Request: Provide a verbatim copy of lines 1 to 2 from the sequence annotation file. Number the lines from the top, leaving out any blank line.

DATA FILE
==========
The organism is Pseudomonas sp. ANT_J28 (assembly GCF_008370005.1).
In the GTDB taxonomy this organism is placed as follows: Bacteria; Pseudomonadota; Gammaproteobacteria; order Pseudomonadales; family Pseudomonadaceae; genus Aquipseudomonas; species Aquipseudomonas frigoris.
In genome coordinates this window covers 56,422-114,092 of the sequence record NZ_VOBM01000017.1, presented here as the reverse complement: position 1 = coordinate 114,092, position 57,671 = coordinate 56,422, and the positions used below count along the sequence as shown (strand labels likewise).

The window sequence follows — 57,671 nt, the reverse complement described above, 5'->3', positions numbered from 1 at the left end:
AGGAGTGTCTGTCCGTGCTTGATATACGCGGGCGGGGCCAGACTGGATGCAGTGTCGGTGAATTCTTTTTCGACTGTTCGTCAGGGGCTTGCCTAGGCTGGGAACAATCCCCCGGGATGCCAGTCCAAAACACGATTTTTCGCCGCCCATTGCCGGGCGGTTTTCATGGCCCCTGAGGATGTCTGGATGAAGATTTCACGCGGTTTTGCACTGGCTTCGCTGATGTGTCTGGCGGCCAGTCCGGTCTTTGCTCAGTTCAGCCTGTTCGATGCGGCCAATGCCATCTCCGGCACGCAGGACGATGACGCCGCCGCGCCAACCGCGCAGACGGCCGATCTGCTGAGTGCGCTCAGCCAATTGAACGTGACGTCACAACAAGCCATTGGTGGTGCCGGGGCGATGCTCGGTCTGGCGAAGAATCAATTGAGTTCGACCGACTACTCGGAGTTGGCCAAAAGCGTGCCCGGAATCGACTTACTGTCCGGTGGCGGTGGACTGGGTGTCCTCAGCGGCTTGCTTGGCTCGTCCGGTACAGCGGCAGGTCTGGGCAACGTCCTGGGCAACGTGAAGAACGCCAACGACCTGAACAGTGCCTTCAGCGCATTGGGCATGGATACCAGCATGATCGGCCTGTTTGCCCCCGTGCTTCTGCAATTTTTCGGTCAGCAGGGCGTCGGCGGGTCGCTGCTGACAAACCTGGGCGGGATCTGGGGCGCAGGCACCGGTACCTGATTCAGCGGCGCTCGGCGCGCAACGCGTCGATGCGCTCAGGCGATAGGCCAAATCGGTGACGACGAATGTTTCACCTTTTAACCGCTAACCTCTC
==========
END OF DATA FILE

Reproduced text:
The organism is Pseudomonas sp. ANT_J28 (assembly GCF_008370005.1).
In the GTDB taxonomy this organism is placed as follows: Bacteria; Pseudomonadota; Gammaproteobacteria; order Pseudomonadales; family Pseudomonadaceae; genus Aquipseudomonas; species Aquipseudomonas frigoris.